DEARBORN, MI – Using handheld devices such as cell phones or iPods while driving is less dangerous than commonly believed, Ford Motor Co. research indicates.
Since 1995, cell phone subscriptions have skyrocketed from 28 million users to 270 million. But during that time period, auto fatalities have declined, says Louis Tijerina, technical specialist-Ford Research and Advanced Engineering.
The seemingly contradictive data can be explained by differentiating the ways handheld devices are used while driving, Tijerina explains.
The data suggests “it’s looking away from the road scene that creates highway safety problems,” he says during a recent media event here. “The so-called cognitive distraction, or the ‘lost-in-thought phenomena,’ when you’re looking at the road scene but don’t see something, appears to be a smaller part of the problem than previously believed.”
Tijerina says some researchers ascribe the drop in fatalities to improved vehicle safety.
“But what safety technologies are we talking about? Center-mounted (brake) lights that came out in the mid-1980s were supposed to reduce rear-end crashes by 50%,” Tijerina says. But U.S. Department of Transportation research suggests a decline of 3% to 5%.
And antilock brake technology, once heralded as the next great step in automotive safety, has had a “net-zero effect on crash rates” in the U.S., he says.
Not only is cognitive distraction not an issue, it may actually benefit drivers in some cases. According to a study conducted by the Harvard Center for Risk Analysis, talking on a cell phone while driving can actually increase mental alertness during long monotonous trips.
And there are other benefits to taking a long a cell phone while driving, the study says, including “preventing unnecessary trips, providing parental piece of mind, and conveying emergency details.”
To reap the benefits of in-vehicle cell-phone usage while avoiding the pitfalls, Tijerina suggest’s Ford has the perfect solution with its Sync multi-media communications system.
Sync, developed in conjunction with Microsoft Corp., allows for hands-free calling and text messaging, all but eliminating the need for motorists to take their eyes off the road.
The text-messaging feature is especially beneficial, as reading texts requires drivers to take their eyes off the road longer than many other tasks. Ford has yet to perfect voice-to-text technology, but offers 10 “canned” responses drivers can choose from to answer a text message hands-free, says spokesman Alan Hall. “The voice recognition technology isn't robust enough yet for a satisfying consumer experience,” he says of the voice-to-text system the auto maker currently is researching. Citing data gleaned from a study conducted by the National Highway Traffic Safety Admin. and Virginia Tech, Tijerina says a visual-manual task such as dialing a handheld device raised the risk of a crash or a near-miss by a factor of 2.8.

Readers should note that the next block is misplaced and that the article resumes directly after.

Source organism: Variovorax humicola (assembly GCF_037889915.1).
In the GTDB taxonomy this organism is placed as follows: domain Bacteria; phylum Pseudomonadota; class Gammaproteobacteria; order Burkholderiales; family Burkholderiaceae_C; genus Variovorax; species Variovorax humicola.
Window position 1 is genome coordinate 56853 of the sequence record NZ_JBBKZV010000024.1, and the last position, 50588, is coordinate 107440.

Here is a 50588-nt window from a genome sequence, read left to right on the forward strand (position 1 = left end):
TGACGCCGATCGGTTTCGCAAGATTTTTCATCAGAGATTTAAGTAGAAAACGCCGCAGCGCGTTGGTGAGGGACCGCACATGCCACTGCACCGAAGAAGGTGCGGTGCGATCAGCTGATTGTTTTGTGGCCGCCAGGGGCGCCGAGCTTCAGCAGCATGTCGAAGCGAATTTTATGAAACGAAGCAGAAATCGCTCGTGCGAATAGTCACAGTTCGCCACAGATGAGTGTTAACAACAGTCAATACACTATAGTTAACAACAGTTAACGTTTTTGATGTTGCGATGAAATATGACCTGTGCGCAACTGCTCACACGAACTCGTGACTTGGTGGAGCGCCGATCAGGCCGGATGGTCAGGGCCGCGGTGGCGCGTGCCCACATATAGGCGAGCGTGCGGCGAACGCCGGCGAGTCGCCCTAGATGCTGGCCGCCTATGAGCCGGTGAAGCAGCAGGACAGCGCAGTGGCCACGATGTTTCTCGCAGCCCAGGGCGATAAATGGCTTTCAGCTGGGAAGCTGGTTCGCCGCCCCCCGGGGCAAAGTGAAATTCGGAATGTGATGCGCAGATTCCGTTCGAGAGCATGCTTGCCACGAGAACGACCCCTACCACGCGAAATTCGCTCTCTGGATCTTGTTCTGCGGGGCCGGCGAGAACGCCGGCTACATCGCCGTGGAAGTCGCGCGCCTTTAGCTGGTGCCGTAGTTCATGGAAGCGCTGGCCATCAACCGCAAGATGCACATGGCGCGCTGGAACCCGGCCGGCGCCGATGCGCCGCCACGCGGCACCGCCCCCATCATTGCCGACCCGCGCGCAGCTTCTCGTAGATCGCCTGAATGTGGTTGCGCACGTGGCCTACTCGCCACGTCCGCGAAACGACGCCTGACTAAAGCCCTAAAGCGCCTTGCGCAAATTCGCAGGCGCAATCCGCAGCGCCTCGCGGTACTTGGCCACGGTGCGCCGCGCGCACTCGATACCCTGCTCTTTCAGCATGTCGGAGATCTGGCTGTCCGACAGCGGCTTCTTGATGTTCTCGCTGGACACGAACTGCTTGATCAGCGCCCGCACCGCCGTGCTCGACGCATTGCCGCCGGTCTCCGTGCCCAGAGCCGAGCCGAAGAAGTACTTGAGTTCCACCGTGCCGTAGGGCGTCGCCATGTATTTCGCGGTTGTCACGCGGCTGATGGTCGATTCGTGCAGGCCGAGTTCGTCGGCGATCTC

And when researchers compared driving behavior with simultaneous periods of driving while talking or listening to a handheld device, there was “no statistical difference.” It also was observed that looking away from the road for more than two seconds within a 6-second period prior to the first critical event of a crash, raised risks by a factor of about 2.25, Tijerina adds. “It is a rare case when a crash occurs when a driver’s eyes are on the forward roadway, regardless of any other cognitive demand they may be involved in.”
With data supporting Sync’s effectiveness in promoting safe driving behavior, Ford has thrown its support behind a proposed nationwide ban on in-vehicle texting with hand-held devices.
An internal survey commissioned by Ford shows the public favors a ban. According to the online survey, conducted Sept. 18-21, 86% of U.S. drivers believe hand-held texting while driving is “very dangerous” and 93% support a nationwide ban.
At the same time, only 42% of respondents believe drivers would stop texting behind the wheel if the practice was banned. However, more than 75% believe there would be more compliance if hands-free or voice-activated technologies were widely available.
Hand-held cell-phone use and/or texting currently is prohibited in 18 states, Ford says.
And while some suggest an outright ban on in-vehicle cell phone-use, whether hands-free or not, Tijerina argues it’s not a practical solution.
According to another Harvard Center for Risk Analysis, the annual benefit gained by eliminating crashes caused by cell phone use would amount to $43 billion in savings. However, the value of the eliminated calls would also amount to $43 billion.
“The $43 billion referred to is revenue, not monetized versions of the value of not going out on a trip or not speeding because you think your child is exposed, or the value of not getting drowsy,” Tijerina says.